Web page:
PROVIDENCE, R.I. (WPRI) — It’ll be a busy weekend for Rhode Island businesses and once again they can decide whether employees and customers need to wear masks.

Gov. Dan McKee announced earlier this week that his executive order requiring proof of vaccination or a mask at most indoor spaces expires on Friday, right before Super Bowl Sunday and Valentine’s Day.

“Our team feels we can safely and confidently take these steps based on decreasing COVID numbers and increasing vaccination rates,” McKee said on Wednesday.

McKee’s decision comes as COVID trends rapidly improve in Rhode Island after a surge last month driven by the omicron variant. The seven-day average for new cases has fallen by nearly 90% since early January, while the average for hospitalizations has dropped by over 40%.

On Friday, the R.I. Department of Health disclosed 430 new positive cases and two additional deaths, while COVID hospitalizations declined to 241.

At the Dunkin’ Donuts Center, masks are no longer required for attendees, though people are still encouraged to wear them. The change comes as the Providence Bruins take the ice Friday night followed by a Providence College Friars basketball game on Saturday.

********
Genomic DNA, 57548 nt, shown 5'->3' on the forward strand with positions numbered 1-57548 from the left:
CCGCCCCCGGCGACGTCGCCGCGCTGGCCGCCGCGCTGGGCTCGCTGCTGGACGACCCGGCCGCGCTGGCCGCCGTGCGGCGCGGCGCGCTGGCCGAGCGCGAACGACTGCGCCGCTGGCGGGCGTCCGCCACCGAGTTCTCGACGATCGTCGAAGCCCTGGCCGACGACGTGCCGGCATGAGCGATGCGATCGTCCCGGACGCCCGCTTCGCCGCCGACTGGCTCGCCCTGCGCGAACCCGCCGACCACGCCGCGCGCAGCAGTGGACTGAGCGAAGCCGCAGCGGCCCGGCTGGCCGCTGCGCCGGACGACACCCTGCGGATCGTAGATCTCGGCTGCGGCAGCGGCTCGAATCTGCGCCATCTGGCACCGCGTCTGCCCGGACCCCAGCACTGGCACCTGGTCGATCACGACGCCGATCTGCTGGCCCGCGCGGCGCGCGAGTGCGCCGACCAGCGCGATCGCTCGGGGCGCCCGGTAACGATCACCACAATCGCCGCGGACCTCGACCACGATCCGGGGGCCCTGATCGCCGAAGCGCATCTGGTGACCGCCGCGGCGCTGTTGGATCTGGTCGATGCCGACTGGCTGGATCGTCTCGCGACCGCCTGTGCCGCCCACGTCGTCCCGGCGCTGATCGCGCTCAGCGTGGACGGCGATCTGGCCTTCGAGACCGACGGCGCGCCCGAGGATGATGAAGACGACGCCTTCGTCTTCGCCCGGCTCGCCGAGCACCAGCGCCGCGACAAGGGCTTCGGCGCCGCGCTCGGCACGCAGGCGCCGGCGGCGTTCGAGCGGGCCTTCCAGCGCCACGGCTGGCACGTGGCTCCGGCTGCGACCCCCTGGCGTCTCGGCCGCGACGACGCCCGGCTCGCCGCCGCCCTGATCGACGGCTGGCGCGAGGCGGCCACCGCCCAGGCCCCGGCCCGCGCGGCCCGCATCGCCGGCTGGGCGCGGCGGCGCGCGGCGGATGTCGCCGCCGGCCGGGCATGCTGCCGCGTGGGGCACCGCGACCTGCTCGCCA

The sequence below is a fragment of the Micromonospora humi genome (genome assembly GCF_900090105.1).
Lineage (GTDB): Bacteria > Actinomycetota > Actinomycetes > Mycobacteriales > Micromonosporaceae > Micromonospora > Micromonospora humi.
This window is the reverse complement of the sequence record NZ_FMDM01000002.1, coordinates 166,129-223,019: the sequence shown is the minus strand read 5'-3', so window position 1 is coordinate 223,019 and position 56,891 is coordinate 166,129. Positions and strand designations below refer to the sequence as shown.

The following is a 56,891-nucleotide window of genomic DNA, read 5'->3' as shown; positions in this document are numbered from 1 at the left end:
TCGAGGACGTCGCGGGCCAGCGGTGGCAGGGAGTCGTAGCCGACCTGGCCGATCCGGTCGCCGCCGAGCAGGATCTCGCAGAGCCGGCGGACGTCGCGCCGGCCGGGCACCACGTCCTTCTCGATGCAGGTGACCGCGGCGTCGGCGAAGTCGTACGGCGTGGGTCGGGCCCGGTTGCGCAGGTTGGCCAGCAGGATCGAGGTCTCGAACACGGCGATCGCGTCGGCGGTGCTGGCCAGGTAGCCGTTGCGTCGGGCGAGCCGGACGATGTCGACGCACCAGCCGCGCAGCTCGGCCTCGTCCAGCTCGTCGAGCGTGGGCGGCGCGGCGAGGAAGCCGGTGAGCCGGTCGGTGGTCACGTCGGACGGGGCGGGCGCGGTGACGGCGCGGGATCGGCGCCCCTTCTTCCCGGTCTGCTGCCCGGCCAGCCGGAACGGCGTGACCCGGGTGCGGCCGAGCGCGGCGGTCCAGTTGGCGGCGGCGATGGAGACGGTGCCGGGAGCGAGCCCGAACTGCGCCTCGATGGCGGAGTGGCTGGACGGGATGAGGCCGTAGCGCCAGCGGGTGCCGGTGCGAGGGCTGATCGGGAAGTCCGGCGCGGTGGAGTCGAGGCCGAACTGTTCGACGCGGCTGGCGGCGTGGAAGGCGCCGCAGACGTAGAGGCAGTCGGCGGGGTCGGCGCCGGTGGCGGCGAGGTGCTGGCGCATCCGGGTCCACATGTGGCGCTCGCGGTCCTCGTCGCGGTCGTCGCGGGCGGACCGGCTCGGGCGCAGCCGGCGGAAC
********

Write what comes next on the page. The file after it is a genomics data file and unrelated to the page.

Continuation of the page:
For restaurants, the Federal Hill Commerce Association says lifting the mandate will help lift consumer confidence, which had local businesses owners in agreement.

“I think that industry-wide, there’s going to be a big sigh of relief. I think people are going to feel we can get back out there again,” Siena Restaurant Group Co-owner Anthony Tarro said.

Some businesses aren’t changing their mask policy just yet, including Pot au Feu in Providence.

“We all watched as Shaun White, with sights on the finish line, fell down and lost we’re not gonna do that. It ain’t over till it’s over and it ain’t over,” Bob Burke said. “So we’re going to continue doing what we’ve done since the pandemic started to keep our customers and staff safe.”

Thursday night, the General Assembly voted to extend McKee’s emergency powers to address the pandemic for another 45 days, through March 31. McKee can end it earlier if he chooses to do so.

That decision allows the order requiring students and staff to wear masks in schools to end on March 4, as long as coronavirus trends continue to improve. Local school districts will have the power to set their own mask policies once the executive order expires.

Masks will still be required on public transportation due to federal rules.